“Verse 44. – And he said unto them, these are the words which I spoke unto you, while I was yet with you, that all things must be fulfilled, which were written in the Law of Moses, and in the prophets, and in the Psalms, concerning me. The words, “while I was yet with you,” plainly show that, in the Master’s mind, the period of his sojourn with men was, in the human sense of the expression, past. His abode now was elsewhere. This and the next verse (45) probably refer to what the Master said that first Easter evening to the assembled disciples, but the exact fixing the time in the forty days (the time specially mentioned by St. Luke in the Acts as elapsing between the Resurrection and the Ascension, Acts 1:3) is of comparatively small importance. What is, however, of real moment is the weight Jesus showed that he attached to Old Testament words and types and prophecies by this repeated mention. The remarks of Meyer and Van Oosterzee on this subject are well worthy of being quoted: “If the exegete should read the Old Testament Scriptures without knowing to whom and to what they everywhere point, the New Testament clearly directs his understanding, and places him under an obligation, if he would be a sound Christian teacher, to acknowledge its authority and interpret accordingly. Doubt as to the validity of our Lord and of his apostles’ method of expounding, involves necessarily a renunciation of Christianity” (Meyer). “They who consult the teaching of Jesus and his apostles with respect to the prophecies concerning the Messiah, need not grope in uncertainty, but should, nevertheless, remember that the Lord probably directed the attention of the disciples, on this occasion (he is referring to the walk to Emmaus), less to isolated Scriptures than to the whole tenor of the Old Testament in its typical and symbolical character” (Van Oosterzee). Luke 24:44” (2)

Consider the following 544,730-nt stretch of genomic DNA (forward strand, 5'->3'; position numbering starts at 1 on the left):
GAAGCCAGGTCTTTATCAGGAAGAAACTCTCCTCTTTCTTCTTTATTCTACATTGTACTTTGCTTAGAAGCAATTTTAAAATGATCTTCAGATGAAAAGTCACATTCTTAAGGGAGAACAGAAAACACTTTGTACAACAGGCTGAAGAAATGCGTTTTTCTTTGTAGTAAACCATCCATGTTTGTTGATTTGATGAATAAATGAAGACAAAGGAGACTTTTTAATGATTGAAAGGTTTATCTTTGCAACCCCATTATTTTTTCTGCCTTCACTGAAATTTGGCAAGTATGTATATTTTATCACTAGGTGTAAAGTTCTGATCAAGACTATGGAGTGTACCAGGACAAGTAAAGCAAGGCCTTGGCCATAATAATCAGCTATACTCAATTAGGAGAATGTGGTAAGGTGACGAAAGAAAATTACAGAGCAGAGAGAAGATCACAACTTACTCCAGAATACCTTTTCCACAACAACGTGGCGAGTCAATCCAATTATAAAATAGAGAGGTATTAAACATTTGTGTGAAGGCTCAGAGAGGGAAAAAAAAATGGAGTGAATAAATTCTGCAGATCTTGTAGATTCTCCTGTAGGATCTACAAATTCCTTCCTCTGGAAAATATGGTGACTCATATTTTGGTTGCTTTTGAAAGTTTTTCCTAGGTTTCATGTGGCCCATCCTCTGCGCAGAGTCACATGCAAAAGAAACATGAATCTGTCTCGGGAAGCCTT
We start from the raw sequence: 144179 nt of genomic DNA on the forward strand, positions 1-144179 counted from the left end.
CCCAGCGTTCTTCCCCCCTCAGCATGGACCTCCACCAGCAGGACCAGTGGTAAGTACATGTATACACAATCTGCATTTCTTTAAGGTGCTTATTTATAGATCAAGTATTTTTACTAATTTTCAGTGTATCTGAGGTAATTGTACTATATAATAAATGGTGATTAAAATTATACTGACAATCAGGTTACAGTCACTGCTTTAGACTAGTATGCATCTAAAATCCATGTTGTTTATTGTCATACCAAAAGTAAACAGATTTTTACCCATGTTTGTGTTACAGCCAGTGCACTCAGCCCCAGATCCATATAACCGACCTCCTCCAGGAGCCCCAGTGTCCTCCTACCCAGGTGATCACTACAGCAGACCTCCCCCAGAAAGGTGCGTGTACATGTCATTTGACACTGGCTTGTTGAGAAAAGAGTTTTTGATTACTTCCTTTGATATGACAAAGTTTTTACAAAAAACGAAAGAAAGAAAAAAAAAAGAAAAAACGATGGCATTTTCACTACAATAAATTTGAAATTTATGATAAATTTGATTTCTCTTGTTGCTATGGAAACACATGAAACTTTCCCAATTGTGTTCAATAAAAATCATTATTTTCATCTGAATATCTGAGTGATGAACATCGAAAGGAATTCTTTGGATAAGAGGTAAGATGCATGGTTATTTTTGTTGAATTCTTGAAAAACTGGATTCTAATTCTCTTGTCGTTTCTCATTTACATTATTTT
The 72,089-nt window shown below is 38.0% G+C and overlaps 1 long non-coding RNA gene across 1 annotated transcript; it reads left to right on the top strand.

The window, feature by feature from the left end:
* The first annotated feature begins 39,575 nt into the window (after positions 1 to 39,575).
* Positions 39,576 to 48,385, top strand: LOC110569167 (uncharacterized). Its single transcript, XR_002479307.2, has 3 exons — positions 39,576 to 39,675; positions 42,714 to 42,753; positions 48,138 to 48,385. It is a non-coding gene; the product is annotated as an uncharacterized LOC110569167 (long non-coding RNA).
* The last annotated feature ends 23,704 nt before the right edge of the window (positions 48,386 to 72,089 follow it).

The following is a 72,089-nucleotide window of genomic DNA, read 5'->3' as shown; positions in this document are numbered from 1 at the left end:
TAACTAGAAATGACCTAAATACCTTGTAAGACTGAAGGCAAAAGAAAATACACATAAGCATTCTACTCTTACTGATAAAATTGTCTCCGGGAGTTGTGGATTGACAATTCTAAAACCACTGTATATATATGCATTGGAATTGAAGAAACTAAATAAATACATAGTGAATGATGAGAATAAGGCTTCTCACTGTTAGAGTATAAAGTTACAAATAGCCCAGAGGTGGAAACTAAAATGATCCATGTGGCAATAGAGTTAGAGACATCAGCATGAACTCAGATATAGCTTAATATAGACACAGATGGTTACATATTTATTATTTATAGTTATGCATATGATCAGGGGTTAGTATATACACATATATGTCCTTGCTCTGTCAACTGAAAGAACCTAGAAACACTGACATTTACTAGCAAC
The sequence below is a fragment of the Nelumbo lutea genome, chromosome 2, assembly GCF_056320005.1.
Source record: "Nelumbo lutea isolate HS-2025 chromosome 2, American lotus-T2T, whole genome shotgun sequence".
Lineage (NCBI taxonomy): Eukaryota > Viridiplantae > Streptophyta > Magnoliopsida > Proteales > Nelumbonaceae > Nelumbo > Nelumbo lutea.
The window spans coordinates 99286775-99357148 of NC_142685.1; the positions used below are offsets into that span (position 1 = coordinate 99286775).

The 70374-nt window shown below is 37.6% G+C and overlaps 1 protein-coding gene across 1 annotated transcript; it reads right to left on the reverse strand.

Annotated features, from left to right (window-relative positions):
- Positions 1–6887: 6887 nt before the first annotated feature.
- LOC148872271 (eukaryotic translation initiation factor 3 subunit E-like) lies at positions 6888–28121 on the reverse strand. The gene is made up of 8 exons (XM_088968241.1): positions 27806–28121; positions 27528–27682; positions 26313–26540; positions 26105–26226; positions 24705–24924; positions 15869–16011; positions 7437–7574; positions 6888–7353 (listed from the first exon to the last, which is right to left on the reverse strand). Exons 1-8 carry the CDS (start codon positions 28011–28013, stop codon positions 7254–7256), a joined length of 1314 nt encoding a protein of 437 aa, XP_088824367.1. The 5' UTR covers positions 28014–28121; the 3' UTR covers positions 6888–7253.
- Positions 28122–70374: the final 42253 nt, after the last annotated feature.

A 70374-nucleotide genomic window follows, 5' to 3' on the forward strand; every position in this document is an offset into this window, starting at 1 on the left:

“Search the scriptures; for in them ye think ye have eternal life: and they are they which testify of me.” (John 5:39)